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Tuesday, 23 July, 2002, 15:16 GMT 16:16 UK
Police house birds of prey
Peregrine falcon
The peregrine falcon's have been spotted in Wrexham
North Wales Police have landed themselves two new eagle eyed recruits.

A pair of peregrine falcons have taken up residence at Wrexham police station.


They are arguably one of the most exciting birds of prey and now they are in Wrexham

Andrew South RSPB

The male and female are not thought to be nesting but they have been seen regularly hunting from the roof of the building in the last few weeks.

Andrew South from the Royal Society for the Protection of Birds (RSPB) said the 145 foot high tower is an ideal location for them.

"They prefer quarry's or cliff top sites but they are moving into more urban areas.

"They nest in Brighton, on top of Salisbury Cathedral and at a power station in London.

"It's an ideal opportunity for them to look at their surroundings," he said.

Wrexham police station
Officers have seen the birds of prey

Peregrine falcons have increased in population during the past 20 years.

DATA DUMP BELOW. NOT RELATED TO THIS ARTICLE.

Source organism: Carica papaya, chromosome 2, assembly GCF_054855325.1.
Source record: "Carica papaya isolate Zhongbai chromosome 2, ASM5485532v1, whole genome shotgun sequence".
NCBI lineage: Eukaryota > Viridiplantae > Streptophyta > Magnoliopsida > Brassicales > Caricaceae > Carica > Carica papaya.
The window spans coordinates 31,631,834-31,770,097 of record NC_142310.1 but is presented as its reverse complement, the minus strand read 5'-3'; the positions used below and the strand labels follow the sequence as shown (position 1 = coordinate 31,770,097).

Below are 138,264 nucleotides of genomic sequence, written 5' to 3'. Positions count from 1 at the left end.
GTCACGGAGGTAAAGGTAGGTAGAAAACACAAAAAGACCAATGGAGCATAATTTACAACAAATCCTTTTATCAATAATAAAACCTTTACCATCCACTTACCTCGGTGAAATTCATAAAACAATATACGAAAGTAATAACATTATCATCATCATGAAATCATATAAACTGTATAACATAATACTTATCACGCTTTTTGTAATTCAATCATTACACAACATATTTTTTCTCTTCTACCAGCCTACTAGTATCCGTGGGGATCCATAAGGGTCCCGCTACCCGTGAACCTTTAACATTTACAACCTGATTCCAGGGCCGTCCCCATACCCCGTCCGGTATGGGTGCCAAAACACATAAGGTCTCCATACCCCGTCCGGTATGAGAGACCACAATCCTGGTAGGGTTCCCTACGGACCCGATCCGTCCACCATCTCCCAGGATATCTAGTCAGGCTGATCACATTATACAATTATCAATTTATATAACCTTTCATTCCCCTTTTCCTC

Experts say this is due to the eradication of the use of pesticides.

There are believed to be around 1,300 pairs of the birds of prey in the UK.

The birds can grown up to 18 inches tall and the female is the bigger and more powerful of the two.

Mr South added: "They are one of the fastest flying birds on the planet and have been recorded at 150mph.

"They are arguably one of the most exciting birds of prey and now they are in Wrexham," he said.

Detective Inspector John Rowlands, who is based in Wrexham, believes the birds could prove very helpful in crime detection.

"We should train them to home in on burglars," he said.


More news from north east Wales
See also:

25 Jun 02 | England
30 May 02 | England
04 Apr 02 | Wales
10 Jun 02 | N Ireland
09 Jun 02 | N Ireland
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